Common problems local societies face and how to overcome them

Lack of expertise

This may especially be a problem when you are starting a new group or your group is just getting into archaeology. Many archaeological activities require a certain level of experience and training, which takes time and money.


Societies combat this in a number of ways:

  • If there are any people with specific archaeological expertise in the group, they can run training sessions for everyone else.
  • External experts from other societies or from the professional archaeology world can be asked to deliver training sessions.
  • External professionals can be employed where certain skills are lacking.
  • Individual members can do archaeological courses in skills that interest them.

Which one you decide on depends on how much money you have to spend and the interests of your membership.

Lack of money

Archaeological investigation, especially the equipment, analysis and publication can be very expensive. If you have a relatively inexperienced membership that needs professional support at professional rates, the money you generate from membership fees could run out quite fast. There are a number of methods to combat this:

  • Raise membership fees. Unfortunately, this puts off some from re-joining and potential members from joining in the first place.
  • Generate items for sale. In terms of an archaeology book, this actually takes quite a lot of money to create in the first place, but other items like post-cards can bring in some revenue. They can be sold at local fetes or fairs, where you can also run archaeological games that the public have to pay a small fee for.
  • Raffles. Many societies have raffles at the member's evenings using items donated by members.
  • Charge non-members for coming to lectures.
  • Apply for funding for a specific project. See the funding page for more details.
Backlog of unpublished investigations

If you are setting up an archaeology society or your group is getting into archaeology, one of the most important pieces of advice is write up one investigation before you start another! Societies can end up with a backlog of investigations due for analysis and publication going back decades. Not only is this a problem in terms of furthering knowledge about the archaeology of an area, but it is also a problem in terms of storage of the artefacts and paper record. It takes up space and if left in a garage, cellar or attic, can be damaged by damp or rodents.


The experience of Hendon and District Archaeological Society (HADAS) in north-west London is a useful example. Their members were faced with a number of unpublished archives from excavations and other projects back to the 1960s. They had to make a decision about which projects would be worked up to publication, the rest being organised for deposition in the London Archaeological Archive and Research Centre (LAARC). There was also the problem of how to pay for and find experts to analyse the material in the archive.


HADAS decided to talk to Birkbeck College, which already ran a very extensive archaeology programme, about devising certain courses for its members to learn the techniques of analysing pottery, animal bone and other types of artefact. This gave the society control over their own archive and publication as well as enriching skills for future projects. Some investigations were published as monographs by the society and some as articles in their own journal or other London based journals. The archives themselves took some skilled preparation to get them ready to be deposited and are now available for researchers at the LAARC.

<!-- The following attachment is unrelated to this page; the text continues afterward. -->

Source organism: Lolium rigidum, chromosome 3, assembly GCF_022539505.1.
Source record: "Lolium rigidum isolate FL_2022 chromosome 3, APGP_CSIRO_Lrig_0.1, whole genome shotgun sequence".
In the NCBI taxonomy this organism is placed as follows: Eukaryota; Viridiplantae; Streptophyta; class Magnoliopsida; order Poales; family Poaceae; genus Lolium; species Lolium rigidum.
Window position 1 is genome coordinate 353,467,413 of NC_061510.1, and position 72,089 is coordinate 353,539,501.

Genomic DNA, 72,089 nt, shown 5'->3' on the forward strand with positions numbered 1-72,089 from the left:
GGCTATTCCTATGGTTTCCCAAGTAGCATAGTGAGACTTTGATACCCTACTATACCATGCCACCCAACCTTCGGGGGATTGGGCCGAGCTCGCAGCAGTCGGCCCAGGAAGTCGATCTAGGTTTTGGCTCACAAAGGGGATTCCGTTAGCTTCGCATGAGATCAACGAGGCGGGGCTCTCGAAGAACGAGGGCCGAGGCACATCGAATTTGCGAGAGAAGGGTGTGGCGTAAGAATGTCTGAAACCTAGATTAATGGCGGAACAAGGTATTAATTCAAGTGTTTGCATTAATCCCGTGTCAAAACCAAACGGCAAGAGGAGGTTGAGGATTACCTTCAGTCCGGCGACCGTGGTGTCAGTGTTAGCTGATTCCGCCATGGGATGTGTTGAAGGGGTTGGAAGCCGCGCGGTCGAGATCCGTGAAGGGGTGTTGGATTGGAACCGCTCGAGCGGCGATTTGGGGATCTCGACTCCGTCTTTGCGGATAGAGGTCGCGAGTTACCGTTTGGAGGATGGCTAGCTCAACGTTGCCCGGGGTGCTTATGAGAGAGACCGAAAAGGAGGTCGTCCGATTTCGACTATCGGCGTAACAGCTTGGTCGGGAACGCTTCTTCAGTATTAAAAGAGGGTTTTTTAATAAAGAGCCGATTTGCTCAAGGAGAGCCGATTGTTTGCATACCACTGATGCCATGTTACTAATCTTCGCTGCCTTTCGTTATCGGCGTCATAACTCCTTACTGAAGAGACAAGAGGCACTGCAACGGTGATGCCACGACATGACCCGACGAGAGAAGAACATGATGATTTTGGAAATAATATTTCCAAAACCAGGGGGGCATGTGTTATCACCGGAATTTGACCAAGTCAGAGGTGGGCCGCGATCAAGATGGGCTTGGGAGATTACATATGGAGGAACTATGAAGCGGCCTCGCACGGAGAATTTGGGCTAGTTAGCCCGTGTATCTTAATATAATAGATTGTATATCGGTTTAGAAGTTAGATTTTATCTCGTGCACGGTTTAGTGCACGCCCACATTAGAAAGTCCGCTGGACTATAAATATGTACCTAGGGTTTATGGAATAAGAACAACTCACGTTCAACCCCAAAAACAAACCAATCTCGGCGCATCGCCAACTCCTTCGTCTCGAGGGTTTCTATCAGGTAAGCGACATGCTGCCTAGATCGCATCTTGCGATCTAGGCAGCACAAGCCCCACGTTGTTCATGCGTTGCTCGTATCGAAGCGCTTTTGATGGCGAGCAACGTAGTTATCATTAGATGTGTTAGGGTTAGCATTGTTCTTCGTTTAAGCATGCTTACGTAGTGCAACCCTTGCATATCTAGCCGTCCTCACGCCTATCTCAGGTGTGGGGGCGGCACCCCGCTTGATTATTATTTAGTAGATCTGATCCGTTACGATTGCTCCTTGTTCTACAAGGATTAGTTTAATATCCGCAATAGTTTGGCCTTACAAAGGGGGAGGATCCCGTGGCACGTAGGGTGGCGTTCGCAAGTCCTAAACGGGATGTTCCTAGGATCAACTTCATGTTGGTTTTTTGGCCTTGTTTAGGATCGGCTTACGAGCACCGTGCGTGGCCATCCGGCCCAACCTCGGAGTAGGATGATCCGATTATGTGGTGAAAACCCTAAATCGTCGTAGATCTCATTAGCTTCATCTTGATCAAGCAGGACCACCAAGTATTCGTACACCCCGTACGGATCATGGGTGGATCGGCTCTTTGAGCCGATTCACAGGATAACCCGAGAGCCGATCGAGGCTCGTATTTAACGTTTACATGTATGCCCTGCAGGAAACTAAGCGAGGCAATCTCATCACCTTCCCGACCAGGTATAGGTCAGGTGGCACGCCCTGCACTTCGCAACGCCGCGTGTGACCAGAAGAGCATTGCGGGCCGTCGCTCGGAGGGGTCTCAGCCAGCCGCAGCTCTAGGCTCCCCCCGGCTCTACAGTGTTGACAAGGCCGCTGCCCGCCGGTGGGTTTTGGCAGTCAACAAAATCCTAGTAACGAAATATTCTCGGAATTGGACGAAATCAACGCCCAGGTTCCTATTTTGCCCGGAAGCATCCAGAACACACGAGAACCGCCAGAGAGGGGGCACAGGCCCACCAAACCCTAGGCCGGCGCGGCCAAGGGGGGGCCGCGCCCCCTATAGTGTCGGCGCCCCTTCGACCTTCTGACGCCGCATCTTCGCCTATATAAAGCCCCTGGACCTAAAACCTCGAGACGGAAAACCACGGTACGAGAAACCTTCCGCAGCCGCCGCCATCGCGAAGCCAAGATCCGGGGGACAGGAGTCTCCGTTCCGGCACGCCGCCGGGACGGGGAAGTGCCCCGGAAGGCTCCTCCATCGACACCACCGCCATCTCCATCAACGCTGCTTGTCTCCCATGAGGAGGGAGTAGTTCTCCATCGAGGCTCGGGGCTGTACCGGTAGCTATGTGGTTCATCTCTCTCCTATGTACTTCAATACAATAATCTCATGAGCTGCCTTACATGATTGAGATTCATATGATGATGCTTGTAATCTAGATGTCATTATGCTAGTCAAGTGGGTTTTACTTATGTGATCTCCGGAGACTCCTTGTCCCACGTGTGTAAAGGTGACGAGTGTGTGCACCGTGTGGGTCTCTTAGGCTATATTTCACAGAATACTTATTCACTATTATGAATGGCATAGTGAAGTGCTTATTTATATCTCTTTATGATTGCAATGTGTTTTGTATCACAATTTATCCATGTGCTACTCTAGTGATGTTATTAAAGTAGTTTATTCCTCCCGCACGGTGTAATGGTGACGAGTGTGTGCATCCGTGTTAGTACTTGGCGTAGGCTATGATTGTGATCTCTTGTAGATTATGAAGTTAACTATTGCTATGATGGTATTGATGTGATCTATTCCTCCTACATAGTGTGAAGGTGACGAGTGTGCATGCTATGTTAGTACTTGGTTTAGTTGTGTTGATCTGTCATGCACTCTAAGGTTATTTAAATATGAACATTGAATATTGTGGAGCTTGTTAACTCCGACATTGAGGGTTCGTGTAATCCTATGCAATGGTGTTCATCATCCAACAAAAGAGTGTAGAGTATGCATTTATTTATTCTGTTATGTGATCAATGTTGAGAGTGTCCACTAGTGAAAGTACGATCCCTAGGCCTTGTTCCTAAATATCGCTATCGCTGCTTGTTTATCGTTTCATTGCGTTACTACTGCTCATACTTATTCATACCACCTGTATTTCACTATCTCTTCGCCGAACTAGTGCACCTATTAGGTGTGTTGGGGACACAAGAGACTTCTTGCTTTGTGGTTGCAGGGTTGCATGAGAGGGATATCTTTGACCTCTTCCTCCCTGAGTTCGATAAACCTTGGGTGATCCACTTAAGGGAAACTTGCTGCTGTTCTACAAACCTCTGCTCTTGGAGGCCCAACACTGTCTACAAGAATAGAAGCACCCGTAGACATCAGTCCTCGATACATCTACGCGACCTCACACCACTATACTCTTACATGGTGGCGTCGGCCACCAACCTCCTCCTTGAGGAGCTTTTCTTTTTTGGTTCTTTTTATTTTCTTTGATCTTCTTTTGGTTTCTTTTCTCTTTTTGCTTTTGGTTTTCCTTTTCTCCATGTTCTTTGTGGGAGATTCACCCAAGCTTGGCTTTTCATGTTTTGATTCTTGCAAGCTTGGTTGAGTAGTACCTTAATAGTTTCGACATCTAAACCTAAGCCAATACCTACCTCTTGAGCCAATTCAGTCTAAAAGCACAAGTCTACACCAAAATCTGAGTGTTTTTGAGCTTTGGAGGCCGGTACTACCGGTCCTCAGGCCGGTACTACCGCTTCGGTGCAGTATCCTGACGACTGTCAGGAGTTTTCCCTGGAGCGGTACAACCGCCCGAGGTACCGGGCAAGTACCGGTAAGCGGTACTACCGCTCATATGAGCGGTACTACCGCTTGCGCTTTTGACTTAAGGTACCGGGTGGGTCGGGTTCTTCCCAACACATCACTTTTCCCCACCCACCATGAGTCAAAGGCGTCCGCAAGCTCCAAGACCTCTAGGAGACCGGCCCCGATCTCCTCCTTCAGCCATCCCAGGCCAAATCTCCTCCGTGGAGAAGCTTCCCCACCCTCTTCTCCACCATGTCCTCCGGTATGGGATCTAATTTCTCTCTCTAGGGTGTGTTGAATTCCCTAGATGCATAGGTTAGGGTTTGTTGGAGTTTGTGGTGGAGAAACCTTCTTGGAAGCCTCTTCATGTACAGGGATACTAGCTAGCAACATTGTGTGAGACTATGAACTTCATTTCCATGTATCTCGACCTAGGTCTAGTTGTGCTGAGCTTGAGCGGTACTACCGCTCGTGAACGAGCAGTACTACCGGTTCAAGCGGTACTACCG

Ageing membership

This may not be a problem if you are just starting up, but many established archaeology societies are not attracting new members and as a result do not do as much archaeological research as they would like. Although archaeology is very popular amongst all age groups, it seems that it is mainly retired people who have the inclination to join societies. here are a few suggestions for ways to combat this:

  • Link up with or establish a Young Archaeologists Club. When the young archaeologists get to 16 they can 'graduate' to your society. You may also get children's parents joining your society, too.
  • Link up with a university and offer research ideas or placements or opportunities for fieldwork. Chess Valley Archaeology and History Society provided a very successful free training excavation for students in 2006. Otherwise, students have to pay to get the digging experience they need to pass their degree.
  • Make partnerships with other community groups and offer to share expertise. This may be good in terms of widening participation in archaeology to a more diverse community as well as a younger one.
Professionalisation of archaeology

A lot has been said about how the professionalisation of archaeology has frozen local societies out of doing meaningful archaeological research. This is true to a certain extent, but many society members are very experienced and well qualified and with determination and a recognition that archaeological research does need a certain level of expertise, local societies can still make very important contributions to archaeology. With the new regional Solent and Thames research framework, local societies are in a great position to contribute to regional research. Commercial archaeology is driven more by where development is taking place than by a regional research agenda, although the research framework goes some way to addressing this. Local societies have the opportunity to choose and, guided by the research framework, can further archaeological knowledge immensely.


Click here to find out how you can get involved in archaeology.